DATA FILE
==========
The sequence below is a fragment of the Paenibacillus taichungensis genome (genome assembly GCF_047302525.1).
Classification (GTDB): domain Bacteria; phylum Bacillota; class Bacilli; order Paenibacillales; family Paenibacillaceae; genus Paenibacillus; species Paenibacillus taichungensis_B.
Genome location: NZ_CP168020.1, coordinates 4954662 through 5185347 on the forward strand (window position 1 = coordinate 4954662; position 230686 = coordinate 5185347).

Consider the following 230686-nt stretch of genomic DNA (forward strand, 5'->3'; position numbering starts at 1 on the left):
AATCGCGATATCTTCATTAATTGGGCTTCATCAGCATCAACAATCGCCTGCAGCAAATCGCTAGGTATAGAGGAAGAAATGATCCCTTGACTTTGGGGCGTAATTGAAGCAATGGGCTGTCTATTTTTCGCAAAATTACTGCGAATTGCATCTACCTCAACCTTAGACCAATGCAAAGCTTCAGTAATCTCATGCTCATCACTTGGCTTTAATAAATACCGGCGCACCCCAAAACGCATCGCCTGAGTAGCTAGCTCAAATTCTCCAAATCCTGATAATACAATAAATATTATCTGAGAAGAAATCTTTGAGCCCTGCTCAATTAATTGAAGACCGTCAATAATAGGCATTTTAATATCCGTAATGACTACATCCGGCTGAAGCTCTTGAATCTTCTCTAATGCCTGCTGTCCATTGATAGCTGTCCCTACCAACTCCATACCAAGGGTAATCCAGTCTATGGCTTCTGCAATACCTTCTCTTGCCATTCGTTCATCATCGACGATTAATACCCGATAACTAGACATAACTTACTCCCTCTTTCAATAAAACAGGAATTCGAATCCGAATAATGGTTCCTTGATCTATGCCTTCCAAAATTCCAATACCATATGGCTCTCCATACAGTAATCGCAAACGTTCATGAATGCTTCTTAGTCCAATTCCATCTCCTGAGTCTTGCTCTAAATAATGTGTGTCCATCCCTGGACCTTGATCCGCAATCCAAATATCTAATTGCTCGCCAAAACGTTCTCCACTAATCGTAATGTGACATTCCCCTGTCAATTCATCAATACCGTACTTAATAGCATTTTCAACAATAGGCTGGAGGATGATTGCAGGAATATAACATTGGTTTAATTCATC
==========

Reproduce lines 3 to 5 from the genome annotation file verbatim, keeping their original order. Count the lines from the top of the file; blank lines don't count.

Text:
Genome location: NZ_CP168020.1, coordinates 4954662 through 5185347 on the forward strand (window position 1 = coordinate 4954662; position 230686 = coordinate 5185347).

Consider the following 230686-nt stretch of genomic DNA (forward strand, 5'->3'; position numbering starts at 1 on the left):
AATCGCGATATCTTCATTAATTGGGCTTCATCAGCATCAACAATCGCCTGCAGCAAATCGCTAGGTATAGAGGAAGAAATGATCCCTTGACTTTGGGGCGTAATTGAAGCAATGGGCTGTCTATTTTTCGCAAAATTACTGCGAATTGCATCTACCTCAACCTTAGACCAATGCAAAGCTTCAGTAATCTCATGCTCATCACTTGGCTTTAATAAATACCGGCGCACCCCAAAACGCATCGCCTGAGTAGCTAGCTCAAATTCTCCAAATCCTGATAATACAATAAATATTATCTGAGAAGAAATCTTTGAGCCCTGCTCAATTAATTGAAGACCGTCAATAATAGGCATTTTAATATCCGTAATGACTACATCCGGCTGAAGCTCTTGAATCTTCTCTAATGCCTGCTGTCCATTGATAGCTGTCCCTACCAACTCCATACCAAGGGTAATCCAGTCTATGGCTTCTGCAATACCTTCTCTTGCCATTCGTTCATCATCGACGATTAATACCCGATAACTAGACATAACTTACTCCCTCTTTCAATAAAACAGGAATTCGAATCCGAATAATGGTTCCTTGATCTATGCCTTCCAAAATTCCAATACCATATGGCTCTCCATACAGTAATCGCAAACGTTCATGAATGCTTCTTAGTCCAATTCCATCTCCTGAGTCTTGCTCTAAATAATGTGTGTCCATCCCTGGACCTTGATCCGCAATCCAAATATCTAATTGCTCGCCAAAACGTTCTCCACTAATCGTAATGTGACATTCCCCTGTCAATTCATCAATACCGTACTTAATAGCATTTTCAACAATAGGCTGGAGGATGATTGCAGGAATATAACATTGGTTTAATTCATC